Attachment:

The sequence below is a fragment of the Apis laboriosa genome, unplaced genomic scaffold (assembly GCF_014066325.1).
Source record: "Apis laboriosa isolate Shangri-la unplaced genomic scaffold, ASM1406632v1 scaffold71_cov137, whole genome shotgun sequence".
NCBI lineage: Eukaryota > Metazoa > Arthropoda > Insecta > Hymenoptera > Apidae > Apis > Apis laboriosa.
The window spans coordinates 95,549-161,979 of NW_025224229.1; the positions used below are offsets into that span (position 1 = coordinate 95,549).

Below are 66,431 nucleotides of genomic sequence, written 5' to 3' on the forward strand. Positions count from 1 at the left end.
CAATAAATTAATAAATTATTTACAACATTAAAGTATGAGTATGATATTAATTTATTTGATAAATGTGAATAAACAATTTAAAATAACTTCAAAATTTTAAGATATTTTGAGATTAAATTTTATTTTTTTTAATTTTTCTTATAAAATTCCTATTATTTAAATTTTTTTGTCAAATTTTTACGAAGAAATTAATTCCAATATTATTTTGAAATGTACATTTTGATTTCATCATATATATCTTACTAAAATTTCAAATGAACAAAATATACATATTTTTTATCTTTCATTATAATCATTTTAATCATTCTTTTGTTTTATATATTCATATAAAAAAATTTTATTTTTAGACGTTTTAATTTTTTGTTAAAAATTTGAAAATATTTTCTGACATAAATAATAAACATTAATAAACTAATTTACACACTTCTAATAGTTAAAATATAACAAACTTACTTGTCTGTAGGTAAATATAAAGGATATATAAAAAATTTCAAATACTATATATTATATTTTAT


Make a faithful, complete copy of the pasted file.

The sequence below is a fragment of the Apis laboriosa genome, unplaced genomic scaffold (assembly GCF_014066325.1).
Source record: "Apis laboriosa isolate Shangri-la unplaced genomic scaffold, ASM1406632v1 scaffold71_cov137, whole genome shotgun sequence".
NCBI lineage: Eukaryota > Metazoa > Arthropoda > Insecta > Hymenoptera > Apidae > Apis > Apis laboriosa.
The window spans coordinates 95,549-161,979 of NW_025224229.1; the positions used below are offsets into that span (position 1 = coordinate 95,549).

Below are 66,431 nucleotides of genomic sequence, written 5' to 3' on the forward strand. Positions count from 1 at the left end.
CAATAAATTAATAAATTATTTACAACATTAAAGTATGAGTATGATATTAATTTATTTGATAAATGTGAATAAACAATTTAAAATAACTTCAAAATTTTAAGATATTTTGAGATTAAATTTTATTTTTTTTAATTTTTCTTATAAAATTCCTATTATTTAAATTTTTTTGTCAAATTTTTACGAAGAAATTAATTCCAATATTATTTTGAAATGTACATTTTGATTTCATCATATATATCTTACTAAAATTTCAAATGAACAAAATATACATATTTTTTATCTTTCATTATAATCATTTTAATCATTCTTTTGTTTTATATATTCATATAAAAAAATTTTATTTTTAGACGTTTTAATTTTTTGTTAAAAATTTGAAAATATTTTCTGACATAAATAATAAACATTAATAAACTAATTTACACACTTCTAATAGTTAAAATATAACAAACTTACTTGTCTGTAGGTAAATATAAAGGATATATAAAAAATTTCAAATACTATATATTATATTTTAT